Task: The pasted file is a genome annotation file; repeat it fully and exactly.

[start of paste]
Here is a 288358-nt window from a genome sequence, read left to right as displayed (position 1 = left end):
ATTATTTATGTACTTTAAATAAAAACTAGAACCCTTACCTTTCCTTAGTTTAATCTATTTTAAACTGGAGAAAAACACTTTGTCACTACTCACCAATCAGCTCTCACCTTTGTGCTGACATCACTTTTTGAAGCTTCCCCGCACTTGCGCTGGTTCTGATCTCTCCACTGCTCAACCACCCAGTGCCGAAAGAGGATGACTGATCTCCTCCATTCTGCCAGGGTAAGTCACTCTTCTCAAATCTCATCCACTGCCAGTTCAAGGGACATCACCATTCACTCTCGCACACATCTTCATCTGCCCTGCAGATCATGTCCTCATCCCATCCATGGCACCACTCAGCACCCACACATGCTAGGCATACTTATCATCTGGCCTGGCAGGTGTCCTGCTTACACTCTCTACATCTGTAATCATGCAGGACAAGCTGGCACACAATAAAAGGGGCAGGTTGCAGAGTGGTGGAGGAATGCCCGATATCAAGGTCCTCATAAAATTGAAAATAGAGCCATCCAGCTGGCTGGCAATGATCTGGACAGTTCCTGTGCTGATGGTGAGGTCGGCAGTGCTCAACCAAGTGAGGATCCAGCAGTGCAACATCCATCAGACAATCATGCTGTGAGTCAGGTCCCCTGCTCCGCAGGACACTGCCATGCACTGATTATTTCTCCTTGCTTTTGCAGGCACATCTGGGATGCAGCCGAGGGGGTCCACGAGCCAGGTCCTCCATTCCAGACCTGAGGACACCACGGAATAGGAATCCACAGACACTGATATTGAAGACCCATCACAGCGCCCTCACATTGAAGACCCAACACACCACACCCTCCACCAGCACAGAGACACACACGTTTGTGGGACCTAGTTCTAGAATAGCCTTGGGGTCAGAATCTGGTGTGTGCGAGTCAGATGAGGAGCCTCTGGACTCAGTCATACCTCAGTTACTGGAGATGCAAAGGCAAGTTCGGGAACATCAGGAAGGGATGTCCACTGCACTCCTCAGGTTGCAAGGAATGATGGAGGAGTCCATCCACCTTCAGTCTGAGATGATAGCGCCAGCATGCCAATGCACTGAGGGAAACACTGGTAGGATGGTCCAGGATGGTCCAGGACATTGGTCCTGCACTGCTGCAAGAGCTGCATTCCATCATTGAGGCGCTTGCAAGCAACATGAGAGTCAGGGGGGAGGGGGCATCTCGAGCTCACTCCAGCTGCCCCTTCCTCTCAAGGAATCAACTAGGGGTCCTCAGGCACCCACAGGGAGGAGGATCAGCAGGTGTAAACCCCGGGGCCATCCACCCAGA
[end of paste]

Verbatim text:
Here is a 288358-nt window from a genome sequence, read left to right as displayed (position 1 = left end):
ATTATTTATGTACTTTAAATAAAAACTAGAACCCTTACCTTTCCTTAGTTTAATCTATTTTAAACTGGAGAAAAACACTTTGTCACTACTCACCAATCAGCTCTCACCTTTGTGCTGACATCACTTTTTGAAGCTTCCCCGCACTTGCGCTGGTTCTGATCTCTCCACTGCTCAACCACCCAGTGCCGAAAGAGGATGACTGATCTCCTCCATTCTGCCAGGGTAAGTCACTCTTCTCAAATCTCATCCACTGCCAGTTCAAGGGACATCACCATTCACTCTCGCACACATCTTCATCTGCCCTGCAGATCATGTCCTCATCCCATCCATGGCACCACTCAGCACCCACACATGCTAGGCATACTTATCATCTGGCCTGGCAGGTGTCCTGCTTACACTCTCTACATCTGTAATCATGCAGGACAAGCTGGCACACAATAAAAGGGGCAGGTTGCAGAGTGGTGGAGGAATGCCCGATATCAAGGTCCTCATAAAATTGAAAATAGAGCCATCCAGCTGGCTGGCAATGATCTGGACAGTTCCTGTGCTGATGGTGAGGTCGGCAGTGCTCAACCAAGTGAGGATCCAGCAGTGCAACATCCATCAGACAATCATGCTGTGAGTCAGGTCCCCTGCTCCGCAGGACACTGCCATGCACTGATTATTTCTCCTTGCTTTTGCAGGCACATCTGGGATGCAGCCGAGGGGGTCCACGAGCCAGGTCCTCCATTCCAGACCTGAGGACACCACGGAATAGGAATCCACAGACACTGATATTGAAGACCCATCACAGCGCCCTCACATTGAAGACCCAACACACCACACCCTCCACCAGCACAGAGACACACACGTTTGTGGGACCTAGTTCTAGAATAGCCTTGGGGTCAGAATCTGGTGTGTGCGAGTCAGATGAGGAGCCTCTGGACTCAGTCATACCTCAGTTACTGGAGATGCAAAGGCAAGTTCGGGAACATCAGGAAGGGATGTCCACTGCACTCCTCAGGTTGCAAGGAATGATGGAGGAGTCCATCCACCTTCAGTCTGAGATGATAGCGCCAGCATGCCAATGCACTGAGGGAAACACTGGTAGGATGGTCCAGGATGGTCCAGGACATTGGTCCTGCACTGCTGCAAGAGCTGCATTCCATCATTGAGGCGCTTGCAAGCAACATGAGAGTCAGGGGGGAGGGGGCATCTCGAGCTCACTCCAGCTGCCCCTTCCTCTCAAGGAATCAACTAGGGGTCCTCAGGCACCCACAGGGAGGAGGATCAGCAGGTGTAAACCCCGGGGCCATCCACCCAGA